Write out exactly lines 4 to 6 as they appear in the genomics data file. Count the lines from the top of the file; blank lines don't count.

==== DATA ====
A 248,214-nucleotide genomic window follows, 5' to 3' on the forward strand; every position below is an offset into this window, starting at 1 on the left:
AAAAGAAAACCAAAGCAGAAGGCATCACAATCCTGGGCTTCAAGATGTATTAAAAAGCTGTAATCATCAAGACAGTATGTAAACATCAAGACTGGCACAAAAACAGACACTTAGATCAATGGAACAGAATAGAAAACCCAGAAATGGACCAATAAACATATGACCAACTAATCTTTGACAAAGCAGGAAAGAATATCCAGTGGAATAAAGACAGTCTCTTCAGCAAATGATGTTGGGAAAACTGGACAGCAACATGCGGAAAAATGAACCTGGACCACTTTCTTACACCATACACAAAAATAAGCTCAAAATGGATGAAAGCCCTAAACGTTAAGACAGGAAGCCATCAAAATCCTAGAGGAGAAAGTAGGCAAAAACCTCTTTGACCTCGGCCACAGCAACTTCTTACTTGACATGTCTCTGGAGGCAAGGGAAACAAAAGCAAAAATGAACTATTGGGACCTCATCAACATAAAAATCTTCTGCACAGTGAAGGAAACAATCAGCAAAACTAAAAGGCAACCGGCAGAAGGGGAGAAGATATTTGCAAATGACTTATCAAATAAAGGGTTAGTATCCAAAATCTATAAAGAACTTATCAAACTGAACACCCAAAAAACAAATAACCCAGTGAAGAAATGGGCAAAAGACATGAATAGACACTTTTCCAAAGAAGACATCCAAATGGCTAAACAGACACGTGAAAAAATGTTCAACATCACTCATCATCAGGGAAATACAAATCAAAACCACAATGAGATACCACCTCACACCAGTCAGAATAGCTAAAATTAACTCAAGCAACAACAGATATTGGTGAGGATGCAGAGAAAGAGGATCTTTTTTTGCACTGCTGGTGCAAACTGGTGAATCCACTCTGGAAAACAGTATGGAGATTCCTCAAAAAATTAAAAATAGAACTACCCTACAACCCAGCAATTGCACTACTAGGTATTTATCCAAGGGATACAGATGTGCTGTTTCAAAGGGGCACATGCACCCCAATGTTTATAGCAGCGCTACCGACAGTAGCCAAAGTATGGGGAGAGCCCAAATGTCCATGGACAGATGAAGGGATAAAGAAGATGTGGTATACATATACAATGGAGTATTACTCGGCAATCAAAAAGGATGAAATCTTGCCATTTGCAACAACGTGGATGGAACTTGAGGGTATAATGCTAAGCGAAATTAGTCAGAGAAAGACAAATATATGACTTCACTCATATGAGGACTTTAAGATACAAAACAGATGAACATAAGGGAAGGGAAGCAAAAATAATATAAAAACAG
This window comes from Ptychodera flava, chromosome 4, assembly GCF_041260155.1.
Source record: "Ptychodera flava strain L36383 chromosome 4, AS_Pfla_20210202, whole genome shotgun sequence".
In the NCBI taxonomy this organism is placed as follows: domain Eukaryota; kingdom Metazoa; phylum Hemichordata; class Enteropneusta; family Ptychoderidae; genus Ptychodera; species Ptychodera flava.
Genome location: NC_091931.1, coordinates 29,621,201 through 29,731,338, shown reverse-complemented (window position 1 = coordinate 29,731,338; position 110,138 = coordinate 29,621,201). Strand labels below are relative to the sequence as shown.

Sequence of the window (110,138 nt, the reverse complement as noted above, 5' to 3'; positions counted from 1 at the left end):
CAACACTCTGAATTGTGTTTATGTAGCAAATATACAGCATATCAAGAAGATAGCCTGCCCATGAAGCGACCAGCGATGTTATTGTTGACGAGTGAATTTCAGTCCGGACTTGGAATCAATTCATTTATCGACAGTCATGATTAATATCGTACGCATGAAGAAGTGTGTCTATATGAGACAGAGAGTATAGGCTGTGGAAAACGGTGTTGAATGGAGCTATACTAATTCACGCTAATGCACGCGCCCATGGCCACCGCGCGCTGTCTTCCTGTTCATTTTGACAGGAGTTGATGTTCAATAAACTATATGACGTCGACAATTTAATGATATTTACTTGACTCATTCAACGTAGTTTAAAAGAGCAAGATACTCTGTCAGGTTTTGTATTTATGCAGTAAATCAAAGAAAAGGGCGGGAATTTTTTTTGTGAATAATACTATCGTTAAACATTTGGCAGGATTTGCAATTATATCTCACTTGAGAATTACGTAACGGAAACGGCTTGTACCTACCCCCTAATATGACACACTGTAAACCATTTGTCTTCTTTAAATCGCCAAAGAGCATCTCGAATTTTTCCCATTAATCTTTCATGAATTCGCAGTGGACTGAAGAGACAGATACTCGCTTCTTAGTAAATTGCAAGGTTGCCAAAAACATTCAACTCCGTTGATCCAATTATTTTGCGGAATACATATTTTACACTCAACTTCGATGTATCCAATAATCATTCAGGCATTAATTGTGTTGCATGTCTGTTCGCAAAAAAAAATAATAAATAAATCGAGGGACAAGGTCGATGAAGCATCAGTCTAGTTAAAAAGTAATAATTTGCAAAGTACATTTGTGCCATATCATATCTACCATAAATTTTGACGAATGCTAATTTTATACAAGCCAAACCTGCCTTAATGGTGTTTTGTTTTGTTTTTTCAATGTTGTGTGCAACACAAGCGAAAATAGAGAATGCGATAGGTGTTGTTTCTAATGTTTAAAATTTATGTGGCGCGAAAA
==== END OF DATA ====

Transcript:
Source record: "Ptychodera flava strain L36383 chromosome 4, AS_Pfla_20210202, whole genome shotgun sequence".
In the NCBI taxonomy this organism is placed as follows: domain Eukaryota; kingdom Metazoa; phylum Hemichordata; class Enteropneusta; family Ptychoderidae; genus Ptychodera; species Ptychodera flava.
Genome location: NC_091931.1, coordinates 29,621,201 through 29,731,338, shown reverse-complemented (window position 1 = coordinate 29,731,338; position 110,138 = coordinate 29,621,201). Strand labels below are relative to the sequence as shown.